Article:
Sometimes it’s good for a character to be enigmatic and leave viewers guessing, but Daenerys is not that character. She’s not some unknowable being. She’s a queen fighting to take the throne. However, her actions have been at cross-purposes so there’s no clear descent into madness or build up to her actions in “The Bells.”
The Globe and Mail
With “The Bells” … Benioff and Weiss have well and truly ruined seven seasons’ worth of careful character-building, not to mention immensely impressive work from Emilia Clarke, in one fiery fell swoop. … It is cheap, it is ugly and it is unearned. … Why have Benioff and Weiss so egregiously tossed out so many years of work to produce this rushed hot mess?
I don’t think I have ever been more frustrated by an episode of Game of Thrones. There was so much that could have worked here, so many emotional pay-offs and beautifully shot scenes – and it was all let down by how little work was put into earning those moments.
Really, the only strand of this multifarious disaster that worked was Cersei’s farewell in the arms of Jaime. Crucially, it was a moment that felt true to those characters.
“She went mad” feels like a lazy, stereotypical, unearned plot device – and one that was truly horrible to watch. At times, the massacre felt like pointless, gratuitous audience torture.
And, sure, there was something wonderful and terrible to behold as [Dany] and her Drogon rained terror down on King’s Landing, but all those pyrotechnics — and the resulting ash — couldn’t obscure how mechanical this drama has become as it heads into next week’s finale. I’m tired of blaming the characters for their poor choices. They are enslaved by the writers, who seem to have lost interest in anything but making sure this thing lands safely.
We have reached the point where it has to be asked — What the hell happened to “Game of Thrones?” … The downfall of Season 8, and the reputation of ‘Thrones,’ as a whole, is solely the result of the series plotting by [Benioff and Weiss]. And these story issues peaked with last night’s episode, “The Bells.” … It’s not that the heel turn was a surprise, as many predicted this is what would happen with Dany’s story. It’s just the disappointment that the story leading to this development has felt so rushed and unearned. … And it has to be pointed out that Dany’s story isn’t the only character arc that is getting shortchanged in this abbreviated, and rushed, season.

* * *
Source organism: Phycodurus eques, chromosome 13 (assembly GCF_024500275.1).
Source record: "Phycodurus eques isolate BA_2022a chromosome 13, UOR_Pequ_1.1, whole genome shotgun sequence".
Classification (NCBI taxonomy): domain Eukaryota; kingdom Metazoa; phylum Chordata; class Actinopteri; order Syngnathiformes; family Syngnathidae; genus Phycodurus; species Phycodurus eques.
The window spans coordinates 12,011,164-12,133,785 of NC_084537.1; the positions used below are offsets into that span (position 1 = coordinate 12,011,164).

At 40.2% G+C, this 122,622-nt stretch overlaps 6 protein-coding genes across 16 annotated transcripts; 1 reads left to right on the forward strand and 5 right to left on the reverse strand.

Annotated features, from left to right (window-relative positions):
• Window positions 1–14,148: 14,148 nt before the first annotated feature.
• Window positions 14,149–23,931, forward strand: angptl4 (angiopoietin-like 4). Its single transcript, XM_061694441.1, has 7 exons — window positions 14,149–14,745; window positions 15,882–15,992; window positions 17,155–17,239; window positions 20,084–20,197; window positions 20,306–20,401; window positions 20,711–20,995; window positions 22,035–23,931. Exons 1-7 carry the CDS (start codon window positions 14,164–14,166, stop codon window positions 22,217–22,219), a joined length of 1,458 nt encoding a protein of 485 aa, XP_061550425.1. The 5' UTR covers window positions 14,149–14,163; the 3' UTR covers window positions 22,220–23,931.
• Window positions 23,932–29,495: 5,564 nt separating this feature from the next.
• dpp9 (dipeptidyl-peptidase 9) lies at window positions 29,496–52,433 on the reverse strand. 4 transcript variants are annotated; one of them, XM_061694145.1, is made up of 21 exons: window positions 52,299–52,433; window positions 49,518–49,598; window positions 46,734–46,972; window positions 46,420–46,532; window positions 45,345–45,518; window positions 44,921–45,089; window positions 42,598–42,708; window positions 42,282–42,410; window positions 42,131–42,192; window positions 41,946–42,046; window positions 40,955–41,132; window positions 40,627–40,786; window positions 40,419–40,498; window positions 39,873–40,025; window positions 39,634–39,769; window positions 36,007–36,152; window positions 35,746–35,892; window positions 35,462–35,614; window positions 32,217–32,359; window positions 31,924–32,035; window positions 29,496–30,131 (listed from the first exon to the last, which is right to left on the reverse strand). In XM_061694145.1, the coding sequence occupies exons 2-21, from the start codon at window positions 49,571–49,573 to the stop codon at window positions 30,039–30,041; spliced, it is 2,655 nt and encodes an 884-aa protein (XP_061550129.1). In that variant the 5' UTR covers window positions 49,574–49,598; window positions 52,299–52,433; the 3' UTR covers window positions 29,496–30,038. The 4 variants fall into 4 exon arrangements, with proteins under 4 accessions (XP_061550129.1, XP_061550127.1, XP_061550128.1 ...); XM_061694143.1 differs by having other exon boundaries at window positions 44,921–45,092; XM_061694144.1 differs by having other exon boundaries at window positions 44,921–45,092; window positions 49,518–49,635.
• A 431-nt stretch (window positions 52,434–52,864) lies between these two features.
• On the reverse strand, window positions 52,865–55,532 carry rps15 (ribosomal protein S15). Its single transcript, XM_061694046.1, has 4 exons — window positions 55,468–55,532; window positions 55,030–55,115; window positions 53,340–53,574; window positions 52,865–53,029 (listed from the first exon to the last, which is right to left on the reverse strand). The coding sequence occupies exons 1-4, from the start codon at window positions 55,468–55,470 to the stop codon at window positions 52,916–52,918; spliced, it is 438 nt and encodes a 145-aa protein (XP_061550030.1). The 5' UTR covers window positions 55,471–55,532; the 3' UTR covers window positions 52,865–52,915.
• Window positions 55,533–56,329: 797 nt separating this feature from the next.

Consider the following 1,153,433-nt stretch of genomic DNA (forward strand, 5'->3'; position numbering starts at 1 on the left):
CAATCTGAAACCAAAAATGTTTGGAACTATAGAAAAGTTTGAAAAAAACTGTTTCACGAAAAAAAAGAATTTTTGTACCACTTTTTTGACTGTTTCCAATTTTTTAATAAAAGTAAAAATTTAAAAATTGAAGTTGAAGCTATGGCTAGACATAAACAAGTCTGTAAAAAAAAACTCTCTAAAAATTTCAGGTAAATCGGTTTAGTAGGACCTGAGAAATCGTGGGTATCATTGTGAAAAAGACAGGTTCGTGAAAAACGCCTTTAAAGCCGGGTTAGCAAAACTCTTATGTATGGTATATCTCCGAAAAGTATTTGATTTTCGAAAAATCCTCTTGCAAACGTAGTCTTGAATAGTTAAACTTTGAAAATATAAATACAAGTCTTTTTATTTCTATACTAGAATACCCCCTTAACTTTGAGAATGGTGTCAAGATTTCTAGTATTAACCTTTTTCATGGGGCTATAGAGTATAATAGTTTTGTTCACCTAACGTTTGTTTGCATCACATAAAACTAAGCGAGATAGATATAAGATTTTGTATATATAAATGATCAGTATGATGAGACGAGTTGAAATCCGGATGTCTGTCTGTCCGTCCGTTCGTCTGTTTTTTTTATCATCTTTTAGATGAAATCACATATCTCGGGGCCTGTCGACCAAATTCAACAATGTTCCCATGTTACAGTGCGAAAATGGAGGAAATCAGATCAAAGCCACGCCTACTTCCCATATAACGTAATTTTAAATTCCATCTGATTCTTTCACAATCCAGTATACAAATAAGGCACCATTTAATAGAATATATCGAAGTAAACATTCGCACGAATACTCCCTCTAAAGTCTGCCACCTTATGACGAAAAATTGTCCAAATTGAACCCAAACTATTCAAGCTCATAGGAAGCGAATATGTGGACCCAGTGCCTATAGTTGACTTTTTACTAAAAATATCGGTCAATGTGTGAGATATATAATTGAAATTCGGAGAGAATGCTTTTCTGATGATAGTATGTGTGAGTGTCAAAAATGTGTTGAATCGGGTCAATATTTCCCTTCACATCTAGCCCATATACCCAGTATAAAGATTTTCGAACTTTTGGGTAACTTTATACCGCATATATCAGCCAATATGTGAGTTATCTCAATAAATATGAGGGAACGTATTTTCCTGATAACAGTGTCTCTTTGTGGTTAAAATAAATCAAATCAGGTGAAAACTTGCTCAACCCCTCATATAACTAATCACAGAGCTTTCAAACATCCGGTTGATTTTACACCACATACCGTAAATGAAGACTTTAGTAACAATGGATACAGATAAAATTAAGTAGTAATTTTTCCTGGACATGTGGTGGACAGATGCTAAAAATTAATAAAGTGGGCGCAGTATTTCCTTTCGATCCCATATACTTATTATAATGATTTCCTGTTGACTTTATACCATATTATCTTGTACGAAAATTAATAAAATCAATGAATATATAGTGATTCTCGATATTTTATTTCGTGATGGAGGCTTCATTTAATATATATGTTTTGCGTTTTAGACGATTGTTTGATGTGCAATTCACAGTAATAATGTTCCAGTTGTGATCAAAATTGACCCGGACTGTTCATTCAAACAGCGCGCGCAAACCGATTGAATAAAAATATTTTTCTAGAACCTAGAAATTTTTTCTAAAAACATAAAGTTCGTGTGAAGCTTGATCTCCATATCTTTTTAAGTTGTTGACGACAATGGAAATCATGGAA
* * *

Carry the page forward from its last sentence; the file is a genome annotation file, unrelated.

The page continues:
Despite years of foreshadowing, [Dany’s] final tyrannical turn in this episode feels unearned. Did it really have to happen like that? … What Thrones seemed to be setting up for years was a conflict between Daenerys’s compassion and her dogged pursuit of the Iron Throne. What decision would she make when winning the crown required the loss of thousands of innocent lives? Yet this episode didn’t give us that dilemma. … Maybe Dany, who has much of the same foreshadowing in George R.R. Martin’s books, was always destined to become the Mad Queen—it just doesn’t make sense for it to happen without the show demonstrating any internal conflict or nuance.
It would have been hard to believe, had Game of Thrones not trained us from the beginning to always expect the unexpected. The show’s single-minded devotion to replicating that feelings of shock and disbelief as often as possible is one reason the series, with one episode to go, feels like it’s yanking us from one plot twist to the next rather than coasting in for a smooth landing. … The result, as the show ekes out its last hours on our screens, has been a series of plot turns that somehow feel both overdetermined and underdeveloped, obvious and arbitrary.
Sorry. But no. I just didn’t buy that. Any of it. … I made the contrast with Breaking Bad in my review of The Last of the Starks, and it’s worth making again. We believe Walter White could turn from timorous chemistry teacher to monstrous ganglord, because the writers guided us through that transformation, step by tiny step: they made it incremental, natural, logical. With Daenerys, however, the writers of Game of Thrones did nothing of the kind. In effect, they just shrugged, and asked us to believe that the great crusading heroine of the seven previous seasons, the golden messiah, the people’s princess, the ultimate Social Justice Warrior, had had a funny turn and gone full Genghis Khan.
It may be true that power corrupts absolutely. And Game of Thrones may have always wanted to argue that even a heroic figure like Daenerys — a woman we’re set up to root for for seven seasons — can be torn apart by her messiah complex. That’s an interesting idea. Daenerys just needed to evolve to that character over the course of many seasons, in the same way that Sansa evolved from innocent to hardened ruler over many seasons or the Hound softened through his relationship with Arya and other relationships throughout the series.
An absolute disaster of an episode that exhibited every bad habit the series’ writers have ever had. … Had this episode taken place just before the finale of Season 4 or 5, it might be forgivable, but with just over an hour left in the series, it’s far too late to make a mistake of this magnitude.
Dany’s transformation from ruthless but compassionate wheel-breaker to videogame supervillain took place over the course of maybe two episodes. In the absence of enough runway to demonstrate a gradual descent into mental illness, Dany has to simply snap—to experience a break so traumatic that it explains a heel turn into mass slaughter. The justifications for her rampage, however, are so flimsy they feel like excuses—as do the rationales for almost every character’s actions in Game of Thrones’ penultimate episode.
What do you think?
What did you think of Sunday’s episode? Let us know in the comments section below.